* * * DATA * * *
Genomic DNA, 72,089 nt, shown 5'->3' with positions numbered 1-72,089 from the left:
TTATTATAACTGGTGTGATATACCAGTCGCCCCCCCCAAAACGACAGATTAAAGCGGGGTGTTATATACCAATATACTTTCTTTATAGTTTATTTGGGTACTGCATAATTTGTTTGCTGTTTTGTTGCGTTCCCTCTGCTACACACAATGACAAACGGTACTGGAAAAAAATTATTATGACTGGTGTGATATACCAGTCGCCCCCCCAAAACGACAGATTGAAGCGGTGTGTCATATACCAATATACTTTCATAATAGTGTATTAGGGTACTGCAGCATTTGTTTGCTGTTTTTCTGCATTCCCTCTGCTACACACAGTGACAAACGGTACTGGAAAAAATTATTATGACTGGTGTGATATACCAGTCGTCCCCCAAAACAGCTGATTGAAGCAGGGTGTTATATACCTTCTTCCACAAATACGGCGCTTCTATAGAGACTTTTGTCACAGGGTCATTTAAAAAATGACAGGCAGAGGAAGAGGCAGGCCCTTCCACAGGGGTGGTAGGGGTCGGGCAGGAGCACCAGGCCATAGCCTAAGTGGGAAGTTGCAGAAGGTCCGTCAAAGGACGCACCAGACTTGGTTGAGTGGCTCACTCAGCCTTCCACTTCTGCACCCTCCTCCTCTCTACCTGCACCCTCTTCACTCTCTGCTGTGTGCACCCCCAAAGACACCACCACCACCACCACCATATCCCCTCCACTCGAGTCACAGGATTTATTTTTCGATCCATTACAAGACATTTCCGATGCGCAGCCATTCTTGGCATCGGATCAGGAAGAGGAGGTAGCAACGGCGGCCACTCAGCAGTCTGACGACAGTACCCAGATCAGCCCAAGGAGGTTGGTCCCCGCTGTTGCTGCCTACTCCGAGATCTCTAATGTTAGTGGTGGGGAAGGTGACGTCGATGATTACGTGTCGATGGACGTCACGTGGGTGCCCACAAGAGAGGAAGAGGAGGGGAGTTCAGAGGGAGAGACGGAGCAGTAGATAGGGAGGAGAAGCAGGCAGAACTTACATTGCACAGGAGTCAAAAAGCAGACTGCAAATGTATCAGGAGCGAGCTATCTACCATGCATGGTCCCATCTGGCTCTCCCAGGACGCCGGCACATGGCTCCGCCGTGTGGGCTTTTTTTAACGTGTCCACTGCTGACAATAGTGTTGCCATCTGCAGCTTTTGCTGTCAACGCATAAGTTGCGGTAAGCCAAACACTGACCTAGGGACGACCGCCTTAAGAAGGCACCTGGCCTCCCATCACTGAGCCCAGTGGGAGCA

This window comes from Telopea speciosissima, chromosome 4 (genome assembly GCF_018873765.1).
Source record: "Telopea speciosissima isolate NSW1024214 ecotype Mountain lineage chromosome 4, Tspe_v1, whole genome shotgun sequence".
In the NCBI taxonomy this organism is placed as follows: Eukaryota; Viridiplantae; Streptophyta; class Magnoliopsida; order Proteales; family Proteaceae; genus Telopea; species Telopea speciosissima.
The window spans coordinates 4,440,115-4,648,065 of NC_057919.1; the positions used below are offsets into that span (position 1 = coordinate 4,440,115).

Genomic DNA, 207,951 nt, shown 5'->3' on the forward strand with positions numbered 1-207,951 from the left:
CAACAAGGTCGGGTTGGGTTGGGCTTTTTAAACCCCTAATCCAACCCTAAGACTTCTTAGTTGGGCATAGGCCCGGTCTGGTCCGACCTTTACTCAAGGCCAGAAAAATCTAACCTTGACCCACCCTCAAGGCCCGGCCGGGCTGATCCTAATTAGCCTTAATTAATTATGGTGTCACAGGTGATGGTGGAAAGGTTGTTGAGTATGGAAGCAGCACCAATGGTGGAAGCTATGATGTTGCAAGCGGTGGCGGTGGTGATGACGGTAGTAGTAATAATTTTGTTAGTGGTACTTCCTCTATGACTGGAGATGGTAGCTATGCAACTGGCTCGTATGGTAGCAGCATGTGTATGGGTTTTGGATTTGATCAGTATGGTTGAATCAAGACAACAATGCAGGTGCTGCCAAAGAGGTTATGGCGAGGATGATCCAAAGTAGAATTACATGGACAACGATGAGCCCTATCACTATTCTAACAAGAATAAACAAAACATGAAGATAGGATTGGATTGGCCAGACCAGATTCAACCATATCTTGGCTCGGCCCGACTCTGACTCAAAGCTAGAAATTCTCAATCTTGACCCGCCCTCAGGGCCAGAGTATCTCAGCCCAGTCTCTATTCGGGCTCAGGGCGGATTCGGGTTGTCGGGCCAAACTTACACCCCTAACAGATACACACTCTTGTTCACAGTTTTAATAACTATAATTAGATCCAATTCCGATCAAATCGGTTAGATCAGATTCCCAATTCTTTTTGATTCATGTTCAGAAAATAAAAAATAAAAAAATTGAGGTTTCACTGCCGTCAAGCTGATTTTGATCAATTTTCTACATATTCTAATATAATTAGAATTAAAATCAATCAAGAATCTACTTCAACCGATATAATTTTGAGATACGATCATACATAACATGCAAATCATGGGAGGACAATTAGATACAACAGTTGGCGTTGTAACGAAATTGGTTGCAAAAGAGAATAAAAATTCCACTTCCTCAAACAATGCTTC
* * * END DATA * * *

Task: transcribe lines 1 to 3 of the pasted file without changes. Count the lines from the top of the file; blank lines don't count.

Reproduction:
Genomic DNA, 72,089 nt, shown 5'->3' with positions numbered 1-72,089 from the left:
TTATTATAACTGGTGTGATATACCAGTCGCCCCCCCCAAAACGACAGATTAAAGCGGGGTGTTATATACCAATATACTTTCTTTATAGTTTATTTGGGTACTGCATAATTTGTTTGCTGTTTTGTTGCGTTCCCTCTGCTACACACAATGACAAACGGTACTGGAAAAAAATTATTATGACTGGTGTGATATACCAGTCGCCCCCCCAAAACGACAGATTGAAGCGGTGTGTCATATACCAATATACTTTCATAATAGTGTATTAGGGTACTGCAGCATTTGTTTGCTGTTTTTCTGCATTCCCTCTGCTACACACAGTGACAAACGGTACTGGAAAAAATTATTATGACTGGTGTGATATACCAGTCGTCCCCCAAAACAGCTGATTGAAGCAGGGTGTTATATACCTTCTTCCACAAATACGGCGCTTCTATAGAGACTTTTGTCACAGGGTCATTTAAAAAATGACAGGCAGAGGAAGAGGCAGGCCCTTCCACAGGGGTGGTAGGGGTCGGGCAGGAGCACCAGGCCATAGCCTAAGTGGGAAGTTGCAGAAGGTCCGTCAAAGGACGCACCAGACTTGGTTGAGTGGCTCACTCAGCCTTCCACTTCTGCACCCTCCTCCTCTCTACCTGCACCCTCTTCACTCTCTGCTGTGTGCACCCCCAAAGACACCACCACCACCACCACCATATCCCCTCCACTCGAGTCACAGGATTTATTTTTCGATCCATTACAAGACATTTCCGATGCGCAGCCATTCTTGGCATCGGATCAGGAAGAGGAGGTAGCAACGGCGGCCACTCAGCAGTCTGACGACAGTACCCAGATCAGCCCAAGGAGGTTGGTCCCCGCTGTTGCTGCCTACTCCGAGATCTCTAATGTTAGTGGTGGGGAAGGTGACGTCGATGATTACGTGTCGATGGACGTCACGTGGGTGCCCACAAGAGAGGAAGAGGAGGGGAGTTCAGAGGGAGAGACGGAGCAGTAGATAGGGAGGAGAAGCAGGCAGAACTTACATTGCACAGGAGTCAAAAAGCAGACTGCAAATGTATCAGGAGCGAGCTATCTACCATGCATGGTCCCATCTGGCTCTCCCAGGACGCCGGCACATGGCTCCGCCGTGTGGGCTTTTTTTAACGTGTCCACTGCTGACAATAGTGTTGCCATCTGCAGCTTTTGCTGTCAACGCATAAGTTGCGGTAAGCCAAACACTGACCTAGGGACGACCGCCTTAAGAAGGCACCTGGCCTCCCATCACTGAGCCCAGTGGGAGCA

This window comes from Telopea speciosissima, chromosome 4 (genome assembly GCF_018873765.1).